The federal Copyright Act protects works of authorship. The Act gives the owner of a copyright the exclusive right to do and authorize others to do certain things in regard to a copyrighted work, including: make copies, distribute the work, display or perform the work publicly, and create derivative works.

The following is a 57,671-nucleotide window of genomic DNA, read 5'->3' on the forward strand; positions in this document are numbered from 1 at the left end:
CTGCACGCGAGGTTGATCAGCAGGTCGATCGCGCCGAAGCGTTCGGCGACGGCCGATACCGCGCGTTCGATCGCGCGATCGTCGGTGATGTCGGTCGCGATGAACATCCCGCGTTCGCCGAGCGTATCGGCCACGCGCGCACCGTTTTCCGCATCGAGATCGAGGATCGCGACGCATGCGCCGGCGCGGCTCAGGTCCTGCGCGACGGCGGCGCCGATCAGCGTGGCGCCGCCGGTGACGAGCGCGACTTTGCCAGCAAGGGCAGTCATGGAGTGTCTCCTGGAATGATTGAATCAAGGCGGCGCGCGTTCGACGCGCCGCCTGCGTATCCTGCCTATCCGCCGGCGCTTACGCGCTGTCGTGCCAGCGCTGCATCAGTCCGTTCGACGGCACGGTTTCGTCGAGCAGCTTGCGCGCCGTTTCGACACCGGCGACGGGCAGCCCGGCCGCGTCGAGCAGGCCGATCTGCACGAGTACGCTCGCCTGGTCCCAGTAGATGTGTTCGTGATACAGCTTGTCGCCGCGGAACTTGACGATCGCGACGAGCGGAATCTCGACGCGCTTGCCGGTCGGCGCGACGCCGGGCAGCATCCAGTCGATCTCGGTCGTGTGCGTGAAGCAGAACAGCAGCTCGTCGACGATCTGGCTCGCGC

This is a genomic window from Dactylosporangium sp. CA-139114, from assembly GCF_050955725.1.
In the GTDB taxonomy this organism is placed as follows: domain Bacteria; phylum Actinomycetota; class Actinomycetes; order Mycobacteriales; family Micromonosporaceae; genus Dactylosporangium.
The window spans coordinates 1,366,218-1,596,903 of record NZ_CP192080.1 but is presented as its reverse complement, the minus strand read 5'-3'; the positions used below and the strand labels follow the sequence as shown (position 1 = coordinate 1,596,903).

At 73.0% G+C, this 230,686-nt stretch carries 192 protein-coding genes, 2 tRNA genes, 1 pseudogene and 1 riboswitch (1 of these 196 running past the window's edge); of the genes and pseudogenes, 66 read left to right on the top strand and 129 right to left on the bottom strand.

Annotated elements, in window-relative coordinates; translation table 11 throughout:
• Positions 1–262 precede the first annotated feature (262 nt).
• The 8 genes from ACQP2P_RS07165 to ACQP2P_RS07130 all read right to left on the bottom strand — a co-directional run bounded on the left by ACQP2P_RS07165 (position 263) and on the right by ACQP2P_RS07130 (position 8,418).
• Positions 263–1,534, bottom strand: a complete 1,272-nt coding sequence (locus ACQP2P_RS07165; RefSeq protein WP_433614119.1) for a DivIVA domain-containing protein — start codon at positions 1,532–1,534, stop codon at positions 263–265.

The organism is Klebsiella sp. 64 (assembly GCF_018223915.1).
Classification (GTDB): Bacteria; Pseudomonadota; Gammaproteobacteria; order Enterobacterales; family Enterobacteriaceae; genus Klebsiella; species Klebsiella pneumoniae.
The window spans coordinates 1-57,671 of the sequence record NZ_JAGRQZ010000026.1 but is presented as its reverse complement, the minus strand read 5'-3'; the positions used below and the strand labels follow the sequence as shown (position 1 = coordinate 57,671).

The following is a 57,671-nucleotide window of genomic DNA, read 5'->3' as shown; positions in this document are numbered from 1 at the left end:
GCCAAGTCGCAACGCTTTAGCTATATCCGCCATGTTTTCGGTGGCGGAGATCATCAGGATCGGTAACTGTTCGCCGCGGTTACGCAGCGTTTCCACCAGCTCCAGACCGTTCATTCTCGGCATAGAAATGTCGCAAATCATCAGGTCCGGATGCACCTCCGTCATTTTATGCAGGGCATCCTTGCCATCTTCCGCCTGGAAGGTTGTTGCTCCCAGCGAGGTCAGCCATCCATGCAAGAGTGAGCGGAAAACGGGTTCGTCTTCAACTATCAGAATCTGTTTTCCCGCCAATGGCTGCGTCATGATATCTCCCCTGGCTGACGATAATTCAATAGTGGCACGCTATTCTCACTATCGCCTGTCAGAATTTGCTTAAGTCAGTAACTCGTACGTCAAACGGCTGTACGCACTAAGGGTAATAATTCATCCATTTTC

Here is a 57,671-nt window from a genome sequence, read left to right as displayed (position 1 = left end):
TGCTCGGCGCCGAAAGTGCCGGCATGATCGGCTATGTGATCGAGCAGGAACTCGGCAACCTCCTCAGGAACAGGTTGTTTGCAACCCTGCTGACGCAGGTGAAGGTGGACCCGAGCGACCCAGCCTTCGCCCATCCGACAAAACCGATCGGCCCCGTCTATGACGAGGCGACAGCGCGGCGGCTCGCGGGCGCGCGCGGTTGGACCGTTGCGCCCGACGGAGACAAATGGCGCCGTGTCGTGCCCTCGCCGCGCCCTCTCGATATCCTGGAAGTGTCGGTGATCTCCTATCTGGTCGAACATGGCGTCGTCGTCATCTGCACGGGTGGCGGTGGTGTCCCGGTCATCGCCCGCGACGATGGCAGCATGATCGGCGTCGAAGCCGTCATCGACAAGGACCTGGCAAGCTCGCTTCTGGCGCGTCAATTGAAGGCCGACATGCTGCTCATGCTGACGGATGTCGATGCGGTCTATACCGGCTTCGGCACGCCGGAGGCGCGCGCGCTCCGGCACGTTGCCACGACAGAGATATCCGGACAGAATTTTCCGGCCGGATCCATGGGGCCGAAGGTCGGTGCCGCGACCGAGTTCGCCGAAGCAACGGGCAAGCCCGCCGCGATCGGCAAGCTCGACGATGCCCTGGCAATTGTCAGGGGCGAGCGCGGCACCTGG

There are Exceptions. In academia, the three major exceptions to the copyright owner’s right to control the reproduction and use of works of authorship are: the fair use exception, the library exception, and the face-to-face teaching exception. These three exceptions are described below. If an exception does not apply, you must obtain permission to reproduce copyrighted work in any medium for any purpose.